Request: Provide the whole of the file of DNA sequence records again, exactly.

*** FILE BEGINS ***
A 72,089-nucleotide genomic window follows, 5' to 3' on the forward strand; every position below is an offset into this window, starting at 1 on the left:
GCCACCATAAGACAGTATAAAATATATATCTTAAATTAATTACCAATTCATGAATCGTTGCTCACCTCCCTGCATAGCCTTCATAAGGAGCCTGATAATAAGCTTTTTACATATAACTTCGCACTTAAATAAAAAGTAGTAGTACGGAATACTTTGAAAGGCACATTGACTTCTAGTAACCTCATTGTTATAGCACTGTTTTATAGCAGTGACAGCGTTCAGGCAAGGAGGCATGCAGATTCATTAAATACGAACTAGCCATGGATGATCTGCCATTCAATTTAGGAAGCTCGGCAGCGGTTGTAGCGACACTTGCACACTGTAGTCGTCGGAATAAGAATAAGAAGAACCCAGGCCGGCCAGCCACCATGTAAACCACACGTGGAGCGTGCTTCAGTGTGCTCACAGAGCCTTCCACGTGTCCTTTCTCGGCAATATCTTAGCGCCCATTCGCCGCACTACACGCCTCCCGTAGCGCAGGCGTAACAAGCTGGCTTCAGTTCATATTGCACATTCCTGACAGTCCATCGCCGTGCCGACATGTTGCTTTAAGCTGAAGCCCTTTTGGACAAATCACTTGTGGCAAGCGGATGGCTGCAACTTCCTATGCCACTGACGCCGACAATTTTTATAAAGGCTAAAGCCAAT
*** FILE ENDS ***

A 72,089-nucleotide genomic window follows, 5' to 3' on the forward strand; every position below is an offset into this window, starting at 1 on the left:
GCCACCATAAGACAGTATAAAATATATATCTTAAATTAATTACCAATTCATGAATCGTTGCTCACCTCCCTGCATAGCCTTCATAAGGAGCCTGATAATAAGCTTTTTACATATAACTTCGCACTTAAATAAAAAGTAGTAGTACGGAATACTTTGAAAGGCACATTGACTTCTAGTAACCTCATTGTTATAGCACTGTTTTATAGCAGTGACAGCGTTCAGGCAAGGAGGCATGCAGATTCATTAAATACGAACTAGCCATGGATGATCTGCCATTCAATTTAGGAAGCTCGGCAGCGGTTGTAGCGACACTTGCACACTGTAGTCGTCGGAATAAGAATAAGAAGAACCCAGGCCGGCCAGCCACCATGTAAACCACACGTGGAGCGTGCTTCAGTGTGCTCACAGAGCCTTCCACGTGTCCTTTCTCGGCAATATCTTAGCGCCCATTCGCCGCACTACACGCCTCCCGTAGCGCAGGCGTAACAAGCTGGCTTCAGTTCATATTGCACATTCCTGACAGTCCATCGCCGTGCCGACATGTTGCTTTAAGCTGAAGCCCTTTTGGACAAATCACTTGTGGCAAGCGGATGGCTGCAACTTCCTATGCCACTGACGCCGACAATTTTTATAAAGGCTAAAGCCAAT